Will there be more than a billion acts of green on Earth Day this Sunday 22 April? The international Earth Day Network (EDN) - the organisation behind this world celebration - certainly hopes so, but what will your act be to help them reach their target? Over the past four months, we've been discussing the big issues of our planet's sustainability at our Earth Debates here at the Museum and it seems fitting to actually do something practical and personal to mark the end of these events.
Plant a tree or shrub, sow some seeds, make a compost heap and get that water butt out there... it's Earth Day this Sunday.
The EDN suggests some very simple things you can do on the day: recycle all your rubbish, plant a tree or sow some seeds, make a compost heap, install a water butt for rainwater harvesting, or walk instead of drive your car.
But because of the hosepipe ban in the south and southeast of England, I'd suggest you plant a hardy shrub, cactus or some lavender for the bees rather than a thirsty tree.
This Earth Day comes at the end of the week that Thames Water has been giving out drought warning leaflets with free shower-timers - I got mine at Paddington - so it's a good time to get more determined about their water-saving tips. The recommended time for a shower is 4 minutes. If we make it a brief blast, then we could save 10 litres of water per minute, they say.
And best to fix those leaking taps and toilets - a dripping tap can waste more than 60 litres of water per week and, at 2,800 litres per week, a leaking loo can be much, much worse. Choosing to only flush the loo when you really need to and turning off the tap while you're washing up or brushing your teeth really helps to save water too.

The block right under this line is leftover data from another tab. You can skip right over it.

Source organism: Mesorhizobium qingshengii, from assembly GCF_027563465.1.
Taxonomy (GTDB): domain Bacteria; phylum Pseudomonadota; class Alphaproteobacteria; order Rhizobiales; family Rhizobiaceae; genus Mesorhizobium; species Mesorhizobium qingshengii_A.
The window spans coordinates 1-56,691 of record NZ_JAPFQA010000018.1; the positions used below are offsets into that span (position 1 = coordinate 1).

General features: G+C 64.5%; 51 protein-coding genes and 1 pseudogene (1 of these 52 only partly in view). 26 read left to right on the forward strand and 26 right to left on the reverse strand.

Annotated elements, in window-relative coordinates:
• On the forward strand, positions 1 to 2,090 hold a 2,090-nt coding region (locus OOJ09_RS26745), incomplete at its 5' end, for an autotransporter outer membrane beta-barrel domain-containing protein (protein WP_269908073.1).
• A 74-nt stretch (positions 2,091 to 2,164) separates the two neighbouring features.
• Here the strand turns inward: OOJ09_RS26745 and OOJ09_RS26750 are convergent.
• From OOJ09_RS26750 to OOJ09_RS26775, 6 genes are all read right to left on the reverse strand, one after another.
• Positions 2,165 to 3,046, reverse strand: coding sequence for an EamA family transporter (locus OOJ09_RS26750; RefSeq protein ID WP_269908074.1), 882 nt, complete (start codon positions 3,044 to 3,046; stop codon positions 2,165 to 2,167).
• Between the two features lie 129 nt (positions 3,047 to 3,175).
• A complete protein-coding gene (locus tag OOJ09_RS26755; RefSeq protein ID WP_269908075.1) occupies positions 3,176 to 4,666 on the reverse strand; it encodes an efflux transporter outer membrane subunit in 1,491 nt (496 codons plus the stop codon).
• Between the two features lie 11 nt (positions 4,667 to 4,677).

Of course it's deeply ironic, or just a consequence of being British, that the week the drought warning leaflets are being distributed is when we've been having heavy rain and thunder storms here in London. Every time I've ventured out of the office this week to grab a late lunch I've been deluged! However, will a week of downpours repair the damage caused in the UK by the driest two years since records began? Unlikely, so we should all be happy for the April showers to continue for more days yet.
Witness the wonder of water and its cycle of life at the spectacular audio-visual quadrosphere installation in the Museum's Ecology gallery.
If you're visting the Museum at the weekend or sometime soon, I'd recommend a trip round the Ecology gallery. Stop awhile at the gigantic water cycle quadrosphere - it's really impressive. And, come rain or shine, take a stroll in our thriving Wildlife Garden (below) to immerse yourselves in its earthy, watery wonders. Remind yourself of the preciousness of our wild resources.
Find out about more about Thames Waters' drought information
Browse the Ecology gallery highlights and discover the water table quadrosphere.